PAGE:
Sikuli — scripting your use of GUIs

Sikuli logo
The Sikuli project recently switched to using Launchpad. I asked Tsung-Hsiang Chang to tell me more about the project.

Matthew: Your website says, “Sikuli is a visual technology to search and automate graphical user interfaces (GUI) using images (screenshots).” That sounds like it’s a general purpose screen-scraping solution. Is that right?

Tsung-Hsiang: Not exactly. Sikuli is not about extracting data from screen.

The current release of Sikuli is called Sikuli Script, which focuses on only automation using screenshots of GUI widgets.

We have another project called Sikuli Search, which queries a search engine using screenshots instead of keywords.

Although Sikuli Script is supposed to be able to “search” buttons or text on the screen, it isn’t good at scraping or analyzing information from screenshots yet.

Matthew: In your YouTube demo video, you show how you can write a Sikuli script that will open an app by name. Then, you can take a screen shot of one of the icons in that app and have Sikuli click it as part of the script. You even show how you just have to take a screen shot of the option you want from a drop-down list and Sikuli will select that option. That’s really cool but you say that Sikuli will even tolerate small changes in the icons you ask it to click. How does that work?

Tsung-Hsiang: Matching between a target image and the screen image is done by computing the normalized cross-correlation between the two images.

This is a standard technique in computer vision for finding patterns when variations are known to be small. This technique works incredibly well for matching desktop GUI patterns.

Matthew: Where do you think Sikuli will be most useful?

Tsung-Hsiang: Whenever the internal API of an application is not exposed. Lots of people have created their scripts to play the applications that were used to be very difficult to be automated, such as facebook (flash) games and testing android systems.

Matthew: Particularly on Mac OS X and Linux-based systems, where does Sikuli become a better option than standard shell scripting?

Tsung-Hsiang: If a command line interface is available, Sikuli may be not a good choice for a shell scripting guru. But sometimes you just can’t find command line tools or don’t want to learn complicated commands and parameters. In fact, the core of Sikuli is just a Jython library, so it can be mixed with other Python scripts or command line tools easily. Therefore, Sikuli can be an additional handy tool for command line gurus.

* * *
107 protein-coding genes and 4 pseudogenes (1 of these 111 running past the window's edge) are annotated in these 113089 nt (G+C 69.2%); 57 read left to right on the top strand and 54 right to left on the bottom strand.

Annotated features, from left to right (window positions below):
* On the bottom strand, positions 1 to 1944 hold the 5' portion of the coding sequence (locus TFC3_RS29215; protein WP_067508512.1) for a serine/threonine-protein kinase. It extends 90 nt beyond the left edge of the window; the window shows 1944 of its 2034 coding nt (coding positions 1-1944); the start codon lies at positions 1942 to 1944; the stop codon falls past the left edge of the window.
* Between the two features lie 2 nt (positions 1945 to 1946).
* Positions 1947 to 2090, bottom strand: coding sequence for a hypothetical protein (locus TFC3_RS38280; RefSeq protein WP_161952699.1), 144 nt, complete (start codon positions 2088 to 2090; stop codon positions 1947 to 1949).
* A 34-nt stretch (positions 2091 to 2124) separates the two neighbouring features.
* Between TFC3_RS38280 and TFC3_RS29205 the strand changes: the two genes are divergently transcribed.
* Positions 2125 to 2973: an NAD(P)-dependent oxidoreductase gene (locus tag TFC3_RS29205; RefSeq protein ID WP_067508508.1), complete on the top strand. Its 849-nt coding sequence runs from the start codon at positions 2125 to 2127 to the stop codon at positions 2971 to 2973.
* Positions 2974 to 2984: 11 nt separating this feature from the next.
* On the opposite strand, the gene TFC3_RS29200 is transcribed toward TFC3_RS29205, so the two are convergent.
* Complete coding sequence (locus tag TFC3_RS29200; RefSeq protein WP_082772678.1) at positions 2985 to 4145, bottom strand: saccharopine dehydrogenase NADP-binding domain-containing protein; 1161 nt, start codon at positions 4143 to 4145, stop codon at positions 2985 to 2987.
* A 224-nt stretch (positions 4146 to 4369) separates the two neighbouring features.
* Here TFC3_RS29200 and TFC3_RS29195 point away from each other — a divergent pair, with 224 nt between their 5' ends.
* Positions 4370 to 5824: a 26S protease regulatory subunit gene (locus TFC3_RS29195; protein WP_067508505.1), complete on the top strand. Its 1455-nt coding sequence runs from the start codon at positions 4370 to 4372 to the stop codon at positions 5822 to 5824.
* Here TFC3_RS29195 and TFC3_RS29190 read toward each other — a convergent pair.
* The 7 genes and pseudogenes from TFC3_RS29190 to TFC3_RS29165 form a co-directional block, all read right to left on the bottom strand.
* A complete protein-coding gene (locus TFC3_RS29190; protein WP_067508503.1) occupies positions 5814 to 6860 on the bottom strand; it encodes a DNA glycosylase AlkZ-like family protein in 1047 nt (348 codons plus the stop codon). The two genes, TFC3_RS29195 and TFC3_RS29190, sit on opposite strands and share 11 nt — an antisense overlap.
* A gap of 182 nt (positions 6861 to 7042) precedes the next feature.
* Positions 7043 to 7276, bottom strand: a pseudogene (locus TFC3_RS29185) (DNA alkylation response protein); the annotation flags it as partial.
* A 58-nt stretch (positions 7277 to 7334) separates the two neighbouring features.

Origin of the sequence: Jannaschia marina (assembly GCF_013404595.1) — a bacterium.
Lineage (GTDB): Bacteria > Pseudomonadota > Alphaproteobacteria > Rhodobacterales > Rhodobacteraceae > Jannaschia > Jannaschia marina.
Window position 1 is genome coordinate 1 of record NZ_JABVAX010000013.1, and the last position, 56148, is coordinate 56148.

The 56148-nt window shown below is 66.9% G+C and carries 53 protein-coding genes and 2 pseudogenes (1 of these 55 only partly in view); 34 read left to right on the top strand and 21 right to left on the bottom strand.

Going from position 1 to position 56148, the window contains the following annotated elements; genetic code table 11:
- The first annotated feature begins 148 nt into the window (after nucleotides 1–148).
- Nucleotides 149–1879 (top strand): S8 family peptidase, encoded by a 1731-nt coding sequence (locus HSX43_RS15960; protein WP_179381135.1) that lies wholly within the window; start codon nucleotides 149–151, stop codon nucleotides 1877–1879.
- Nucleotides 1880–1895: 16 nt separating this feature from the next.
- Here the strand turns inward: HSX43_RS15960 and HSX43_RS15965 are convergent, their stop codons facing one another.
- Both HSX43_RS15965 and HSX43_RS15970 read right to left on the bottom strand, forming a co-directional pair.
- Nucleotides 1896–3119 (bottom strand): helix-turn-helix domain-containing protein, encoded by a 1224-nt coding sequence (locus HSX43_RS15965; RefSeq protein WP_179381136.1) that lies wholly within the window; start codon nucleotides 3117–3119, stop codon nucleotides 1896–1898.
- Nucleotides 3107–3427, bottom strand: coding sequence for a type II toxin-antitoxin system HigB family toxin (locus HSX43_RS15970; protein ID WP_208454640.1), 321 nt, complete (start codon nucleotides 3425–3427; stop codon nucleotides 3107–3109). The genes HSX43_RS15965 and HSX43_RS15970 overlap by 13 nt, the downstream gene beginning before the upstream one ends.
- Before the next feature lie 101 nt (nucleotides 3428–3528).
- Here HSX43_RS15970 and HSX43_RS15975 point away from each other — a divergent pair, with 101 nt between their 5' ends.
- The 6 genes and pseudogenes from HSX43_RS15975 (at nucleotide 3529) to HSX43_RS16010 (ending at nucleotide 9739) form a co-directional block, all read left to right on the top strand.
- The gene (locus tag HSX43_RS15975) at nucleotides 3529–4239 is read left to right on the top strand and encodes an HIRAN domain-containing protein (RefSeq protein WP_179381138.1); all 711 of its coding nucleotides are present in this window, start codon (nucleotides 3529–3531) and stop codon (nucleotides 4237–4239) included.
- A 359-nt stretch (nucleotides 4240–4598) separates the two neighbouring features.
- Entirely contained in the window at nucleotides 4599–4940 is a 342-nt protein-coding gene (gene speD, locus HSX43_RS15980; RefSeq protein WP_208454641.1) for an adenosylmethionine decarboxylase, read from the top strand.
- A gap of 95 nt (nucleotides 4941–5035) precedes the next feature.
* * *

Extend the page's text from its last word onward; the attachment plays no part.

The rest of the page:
Besides, the primary goal of Sikuli is to help ordinary users who know nothing about command line tools and shell scripting to automate their tasks. We hope everyone can enjoy using computer efficiently.

Matthew: What’s next for Sikuli?

Tsung-Hsiang:Better, faster, more accurate.

We have a long list of planned improvements for Sikuli. Among the top of list are:

  1. Social programming: the ability to share scripts and search scripts by visual patterns. For example, when a user takes a screen shot of a recycle bin, the user can search a database for all the other scripts written by other users that involve the image of a recycle bin.
  2. Event-driven programming: the ability to register event handlers to handle visual events. For example, a user can define a function to pop up a warning message to handle the visual event that involves the appearance of the “low battery image”.
  3. Face detection: the ability to find faces on the screen.
  4. Recorder: the ability to record a sequence of clicking and typing operations and generate a visual script automatically.
  5. Tutorial converter: the ability to convert an existing step-by-step instruction with screenshots into executable scripts.

Matthew: Why did you choose Launchpad?

Tsung-Hsiang:We were using Trac before moving to Launchpad. Trac is more developer-oriented, just like Github.

But what we really want is a user-oriented project hosting site. We want a place to report and discuss bugs, ask and answer questions, and also download and track the development of Sikuli.

We compared Github and Launchpad, and at last chose Launchpad over Github because Launchpad has almost everything we need, except a wiki for writing documents. But we already had a wiki in our Trac system, so this was not a big problem.

Matthew: Do you have any requests for the Launchpad community?

Tsung-Hsiang: It would be great if we can write documents on Launchpad. A wiki or something like EtherPad would be fantastic.

Matthew: Thanks very much and good luck with Sikuli!

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